In 2020 the percentage of intangible assets of the total assets in the S&P 500 reached 90% for the first time. As the world keeps getting more digitalized, real assets like buildings, equipment and land could lose value, while technology patents, customer data and brand value could keep increasing in importance. In a time where strong brands dominate, NIKE is in a pristine position to capitalize on the opportunity.
According to Kantar BrandZ Most Valuable Global Brands 2022 Study, NIKE is the world's 13th most valuable brand at an estimated $109 billion, gaining 31% compared to 2021 and jumping 4 positions up. This dominant position is underlined by the gigantic gap to the closest competitors in the apparel category: Zara at rank 83 ($25 billion) and adidas (OTCQX:ADDYY) at rank 89 ($23 billion).
According to Nielsen Sports, brand sponsorship, especially in sporting events, is some of the best advertising channels. The only channel more trusted is direct recommendations by a close person. NIKE is one of the biggest players in this segment, with over 650 sponsorships in over 140 different leagues or associations.
Especially, direct sponsorships in professional athletes have a high appeal, benefiting from a deeper connection to their fans than other players in the sports industry. According to SportsPro Media, NIKE generated over 8.77 billion engagements in its social media posts via its over 15,000 sponsored Athletes.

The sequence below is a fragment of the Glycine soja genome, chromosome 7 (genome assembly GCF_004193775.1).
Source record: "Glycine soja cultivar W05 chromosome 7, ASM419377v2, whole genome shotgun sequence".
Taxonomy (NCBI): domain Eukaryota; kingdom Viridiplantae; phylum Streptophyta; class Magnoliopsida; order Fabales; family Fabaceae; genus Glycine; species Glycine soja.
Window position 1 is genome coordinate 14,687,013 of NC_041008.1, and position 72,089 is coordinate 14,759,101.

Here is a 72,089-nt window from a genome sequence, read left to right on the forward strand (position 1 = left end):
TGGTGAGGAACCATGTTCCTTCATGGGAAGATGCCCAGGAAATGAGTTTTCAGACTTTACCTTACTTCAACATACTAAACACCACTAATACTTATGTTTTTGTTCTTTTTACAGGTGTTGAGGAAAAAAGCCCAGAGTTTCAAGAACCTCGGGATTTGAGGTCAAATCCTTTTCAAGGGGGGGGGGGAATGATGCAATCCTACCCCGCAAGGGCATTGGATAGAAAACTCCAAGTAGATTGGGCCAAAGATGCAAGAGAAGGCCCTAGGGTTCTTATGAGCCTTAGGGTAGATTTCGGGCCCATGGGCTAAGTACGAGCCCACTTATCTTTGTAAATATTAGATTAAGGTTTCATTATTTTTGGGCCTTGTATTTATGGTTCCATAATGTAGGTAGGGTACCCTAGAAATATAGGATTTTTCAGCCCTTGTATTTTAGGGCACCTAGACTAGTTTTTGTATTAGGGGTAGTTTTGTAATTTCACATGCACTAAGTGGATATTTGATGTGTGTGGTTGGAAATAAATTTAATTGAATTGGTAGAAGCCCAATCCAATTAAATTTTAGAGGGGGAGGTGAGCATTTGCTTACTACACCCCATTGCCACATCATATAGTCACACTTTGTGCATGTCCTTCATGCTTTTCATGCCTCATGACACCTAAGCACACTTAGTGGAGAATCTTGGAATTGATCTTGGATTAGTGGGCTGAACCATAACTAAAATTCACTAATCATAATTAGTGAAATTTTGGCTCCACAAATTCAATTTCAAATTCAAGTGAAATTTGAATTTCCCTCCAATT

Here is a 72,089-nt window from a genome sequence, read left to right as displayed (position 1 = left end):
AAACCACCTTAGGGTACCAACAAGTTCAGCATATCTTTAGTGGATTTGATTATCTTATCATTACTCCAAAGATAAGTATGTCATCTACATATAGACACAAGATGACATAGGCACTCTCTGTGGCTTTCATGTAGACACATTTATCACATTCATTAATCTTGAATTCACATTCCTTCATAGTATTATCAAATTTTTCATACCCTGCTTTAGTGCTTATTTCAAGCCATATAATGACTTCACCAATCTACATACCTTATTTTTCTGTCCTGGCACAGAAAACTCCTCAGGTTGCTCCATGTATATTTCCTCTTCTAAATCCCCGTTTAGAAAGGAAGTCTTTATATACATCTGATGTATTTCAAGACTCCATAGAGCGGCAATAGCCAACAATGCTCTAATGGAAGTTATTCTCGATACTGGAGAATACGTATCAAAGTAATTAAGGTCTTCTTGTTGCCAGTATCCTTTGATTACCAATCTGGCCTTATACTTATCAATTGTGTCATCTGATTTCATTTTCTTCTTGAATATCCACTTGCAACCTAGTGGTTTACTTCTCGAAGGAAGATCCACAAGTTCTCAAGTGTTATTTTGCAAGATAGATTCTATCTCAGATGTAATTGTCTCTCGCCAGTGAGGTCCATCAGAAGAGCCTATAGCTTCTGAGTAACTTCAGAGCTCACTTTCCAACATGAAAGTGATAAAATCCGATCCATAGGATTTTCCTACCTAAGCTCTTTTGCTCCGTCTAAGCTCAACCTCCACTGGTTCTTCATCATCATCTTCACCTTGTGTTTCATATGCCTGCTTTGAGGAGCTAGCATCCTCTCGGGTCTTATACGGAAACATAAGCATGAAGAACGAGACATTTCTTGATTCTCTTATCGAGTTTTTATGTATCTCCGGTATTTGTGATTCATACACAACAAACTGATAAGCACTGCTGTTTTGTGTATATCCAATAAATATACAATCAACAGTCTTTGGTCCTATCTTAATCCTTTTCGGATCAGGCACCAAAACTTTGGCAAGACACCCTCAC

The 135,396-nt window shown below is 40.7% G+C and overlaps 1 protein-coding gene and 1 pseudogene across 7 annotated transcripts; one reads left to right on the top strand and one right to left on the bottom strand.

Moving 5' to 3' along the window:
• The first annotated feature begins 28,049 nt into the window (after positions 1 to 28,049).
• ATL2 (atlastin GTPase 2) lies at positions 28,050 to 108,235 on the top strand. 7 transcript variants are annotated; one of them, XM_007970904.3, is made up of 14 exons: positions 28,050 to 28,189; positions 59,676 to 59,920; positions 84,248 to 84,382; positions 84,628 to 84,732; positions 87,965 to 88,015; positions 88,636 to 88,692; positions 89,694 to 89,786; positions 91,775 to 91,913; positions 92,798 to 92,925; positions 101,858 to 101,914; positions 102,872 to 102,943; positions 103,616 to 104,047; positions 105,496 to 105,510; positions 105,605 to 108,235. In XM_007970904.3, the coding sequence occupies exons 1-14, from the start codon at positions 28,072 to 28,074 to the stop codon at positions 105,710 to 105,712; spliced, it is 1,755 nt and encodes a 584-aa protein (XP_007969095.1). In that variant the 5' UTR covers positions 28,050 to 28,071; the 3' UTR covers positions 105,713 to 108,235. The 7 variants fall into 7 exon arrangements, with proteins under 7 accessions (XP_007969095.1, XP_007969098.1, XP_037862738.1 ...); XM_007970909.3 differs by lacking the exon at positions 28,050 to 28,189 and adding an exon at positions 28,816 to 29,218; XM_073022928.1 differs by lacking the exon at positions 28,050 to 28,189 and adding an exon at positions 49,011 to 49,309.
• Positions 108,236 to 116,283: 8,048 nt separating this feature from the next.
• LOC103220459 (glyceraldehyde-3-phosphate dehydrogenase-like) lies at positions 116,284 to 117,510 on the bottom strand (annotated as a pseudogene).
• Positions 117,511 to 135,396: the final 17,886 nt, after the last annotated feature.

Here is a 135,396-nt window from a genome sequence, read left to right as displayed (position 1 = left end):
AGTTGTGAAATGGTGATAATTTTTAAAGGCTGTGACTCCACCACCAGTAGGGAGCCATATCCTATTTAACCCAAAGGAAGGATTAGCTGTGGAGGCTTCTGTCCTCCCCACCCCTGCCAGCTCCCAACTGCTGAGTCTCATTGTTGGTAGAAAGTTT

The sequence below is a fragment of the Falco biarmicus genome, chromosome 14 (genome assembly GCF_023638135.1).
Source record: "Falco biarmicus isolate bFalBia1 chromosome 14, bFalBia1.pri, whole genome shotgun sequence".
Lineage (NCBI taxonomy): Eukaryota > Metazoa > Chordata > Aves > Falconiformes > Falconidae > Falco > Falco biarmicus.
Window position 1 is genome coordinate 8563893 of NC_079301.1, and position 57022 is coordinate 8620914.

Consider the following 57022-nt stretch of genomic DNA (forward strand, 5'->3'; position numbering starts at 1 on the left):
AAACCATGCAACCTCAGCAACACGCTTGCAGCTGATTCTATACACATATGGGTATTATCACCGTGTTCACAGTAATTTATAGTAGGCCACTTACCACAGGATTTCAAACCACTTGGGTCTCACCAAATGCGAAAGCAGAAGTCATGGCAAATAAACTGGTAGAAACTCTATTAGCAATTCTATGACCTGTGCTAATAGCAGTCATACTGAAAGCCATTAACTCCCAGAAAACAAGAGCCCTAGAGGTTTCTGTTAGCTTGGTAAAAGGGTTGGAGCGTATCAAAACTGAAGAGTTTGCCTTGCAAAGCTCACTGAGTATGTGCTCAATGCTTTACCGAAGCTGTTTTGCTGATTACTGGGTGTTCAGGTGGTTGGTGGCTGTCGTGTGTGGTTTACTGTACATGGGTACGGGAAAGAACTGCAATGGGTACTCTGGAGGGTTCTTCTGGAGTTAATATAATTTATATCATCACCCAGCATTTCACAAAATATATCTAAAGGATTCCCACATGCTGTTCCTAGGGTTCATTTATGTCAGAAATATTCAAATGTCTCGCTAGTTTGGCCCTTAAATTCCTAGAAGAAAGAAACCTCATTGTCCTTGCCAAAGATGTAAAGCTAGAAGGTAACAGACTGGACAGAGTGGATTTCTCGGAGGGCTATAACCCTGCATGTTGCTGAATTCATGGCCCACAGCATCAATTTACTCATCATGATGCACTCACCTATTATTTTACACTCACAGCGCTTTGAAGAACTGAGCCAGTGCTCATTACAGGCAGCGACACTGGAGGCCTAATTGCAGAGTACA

Let's take a look at NIKE's fundamentals. We'll take a look at the profitability, growth, capital reinvestment, capital returns and balance sheet of the company, followed by a look at the valuation.
NIKE has shown steady profitability, except in 2020 due to lockdowns and vastly reduced demand for athletic wear, with a very slight uptrend in the bottom line over the last 10 years. The gross margin has stayed very stable between 43 and 46%.
These margins should continue to trend up in the future because NIKE is putting more emphasis on direct-to-consumer (D2C) sales. This transition has especially hurt retailer Foot Locker (FL), which used to have 65% of its revenue from the sale of NIKE shoes. In the table below, you can see that D2C has rapidly taken revenue share for NIKE, growing 60% in the last 3 years. I see this trend continuing with NIKE's excellent network of athletes, leaving room for further margin improvements.
|Wholesale revenue in $billion||$25.4||$23.2||$25.9||$25.6||0.8%|
|D2C revenue in $billion||$11.7||$12.4||$16.4||$18.7||60%|
Over the last decade, NIKE has seen steady growth, with the bottom line growing slightly faster than the top line. Revenues averaged a 5-year CAGR of 7%, while net income and cash from operations averaged around 9%. This is solid growth, considering the size of NIKE and the dominant leadership in its segments.
Over the long term, Capital Allocation is one of the most important differentiators for the performance of a company. This means how the cash flows generated by the company are reinvested. Companies have six options: